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Hoffmann, R. A wiki for the life sciences where authorship matters. Nature Genetics (2008)

Prevention of postsurgery-induced abdominal adhesions by electrospun bioabsorbable nanofibrous poly(lactide-co-glycolide)-based membranes.

OBJECTIVES: The objective of this study was to evaluate the efficacy of nonwoven bioabsorbable nanofibrous membranes of poly(lactideco-glycolide) for prevention of postsurgery-induced abdominal adhesions. SUMMARY BACKGROUND DATA: Recent reports indicated that current materials used for adhesion prevention have only limited success. Studies on other bioabsorbable materials using a new fabrication technique demonstrated the promising potential of generating an improved and inexpensive product that is suitable for a variety of surgical applications. METHODS: All rats underwent a midline celiotomy. The cecum was identified and scored using an abrasive pad until serosal bleeding was noted on the anterior surface. A 1 x 1 cm of abdominal wall muscle was excised directly over the cecal wound. The celiotomy was then closed in 2 layers immediately (control) after a barrier was laid in between the cecum and the abdominal wall. All rats underwent a second celiotomy after 28 days to evaluate the extent of abdominal adhesions qualitatively and quantitatively. RESULTS: Cecal adhesions were reduced from 78% in the control group to 50% in the group using biodegradable poly(lactide-co-glycolide) (PLGA) nonwoven nanofibrous membranes (n = 10, P = 0.2) and to 22% in the group using membranes containing PLGA and poly(ethylene glycol)/poly(D,L-lactide) (PEG-PLA) blends (n = 9, P = 0.03). Electrospinning method also enabled us to load an antibiotic drug Cefoxitin sodium (Mefoxin; Merck Inc., West Point, PA) with high efficacy. The electrospun PLGA/PEG-PLA membranes impregnated with 5 wt% cefoxitin sodium, which amounts to approximately 10% of the systemic daily dose typically taken after surgery in humans, completely prevented cecal adhesions (0%) in rats. CONCLUSIONS: Electrospun nonwoven bioabsorbable nanofibrous membranes of poly(lactide-co-glycolide) were effective to reduce adhesions at the site of injury using an objective rat model. The membrane acted as a physical barrier but with drug-delivery capability. The combined advantages of composition adjustment, drug-loading capability, and easy placement handling (relatively hydrophobic) make these membranes potentially successful candidates for further clinical evaluations.[1]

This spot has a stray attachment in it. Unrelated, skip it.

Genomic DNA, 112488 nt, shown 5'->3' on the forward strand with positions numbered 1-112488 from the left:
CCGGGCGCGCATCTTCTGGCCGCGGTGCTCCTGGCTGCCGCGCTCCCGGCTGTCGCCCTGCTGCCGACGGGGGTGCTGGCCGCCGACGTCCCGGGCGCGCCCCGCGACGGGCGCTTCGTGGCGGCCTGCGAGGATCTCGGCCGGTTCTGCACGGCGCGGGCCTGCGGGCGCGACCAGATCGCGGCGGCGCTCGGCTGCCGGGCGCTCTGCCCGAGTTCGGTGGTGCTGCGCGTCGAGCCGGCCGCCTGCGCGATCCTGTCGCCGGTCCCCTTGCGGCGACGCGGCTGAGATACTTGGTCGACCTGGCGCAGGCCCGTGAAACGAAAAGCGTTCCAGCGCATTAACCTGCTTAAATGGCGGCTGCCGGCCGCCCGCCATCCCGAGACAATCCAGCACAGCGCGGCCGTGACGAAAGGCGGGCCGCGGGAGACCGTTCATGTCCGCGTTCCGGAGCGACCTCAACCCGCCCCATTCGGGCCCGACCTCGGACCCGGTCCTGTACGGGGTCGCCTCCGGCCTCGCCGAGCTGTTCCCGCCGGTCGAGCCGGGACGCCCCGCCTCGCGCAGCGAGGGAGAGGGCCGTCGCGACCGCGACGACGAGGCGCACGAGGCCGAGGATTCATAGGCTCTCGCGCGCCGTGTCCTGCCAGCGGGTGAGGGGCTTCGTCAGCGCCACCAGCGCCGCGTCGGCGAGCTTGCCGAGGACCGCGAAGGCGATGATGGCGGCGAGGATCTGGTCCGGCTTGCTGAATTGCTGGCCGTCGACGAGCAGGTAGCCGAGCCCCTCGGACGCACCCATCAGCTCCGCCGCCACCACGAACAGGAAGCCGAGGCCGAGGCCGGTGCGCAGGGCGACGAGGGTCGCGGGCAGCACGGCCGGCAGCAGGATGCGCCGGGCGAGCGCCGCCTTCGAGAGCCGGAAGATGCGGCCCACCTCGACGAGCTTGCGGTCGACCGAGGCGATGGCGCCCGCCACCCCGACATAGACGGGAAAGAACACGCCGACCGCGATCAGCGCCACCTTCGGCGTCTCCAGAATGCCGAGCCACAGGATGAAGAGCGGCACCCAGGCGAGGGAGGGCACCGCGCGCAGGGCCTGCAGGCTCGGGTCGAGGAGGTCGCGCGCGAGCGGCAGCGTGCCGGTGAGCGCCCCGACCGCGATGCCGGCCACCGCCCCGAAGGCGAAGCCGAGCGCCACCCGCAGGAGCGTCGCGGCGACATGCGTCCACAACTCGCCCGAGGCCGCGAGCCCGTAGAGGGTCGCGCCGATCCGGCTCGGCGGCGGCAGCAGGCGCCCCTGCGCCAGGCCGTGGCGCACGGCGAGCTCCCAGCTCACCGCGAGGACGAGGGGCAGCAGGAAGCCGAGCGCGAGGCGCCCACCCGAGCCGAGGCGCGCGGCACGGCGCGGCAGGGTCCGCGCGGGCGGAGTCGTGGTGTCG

1. Prevention of postsurgery-induced abdominal adhesions by electrospun bioabsorbable nanofibrous poly(lactide-co-glycolide)-based membranes. Zong, X., Li, S., Chen, E., Garlick, B., Kim, K.S., Fang, D., Chiu, J., Zimmerman, T., Brathwaite, C., Hsiao, B.S., Chu, B. Ann. Surg. (2004) [Pubmed]
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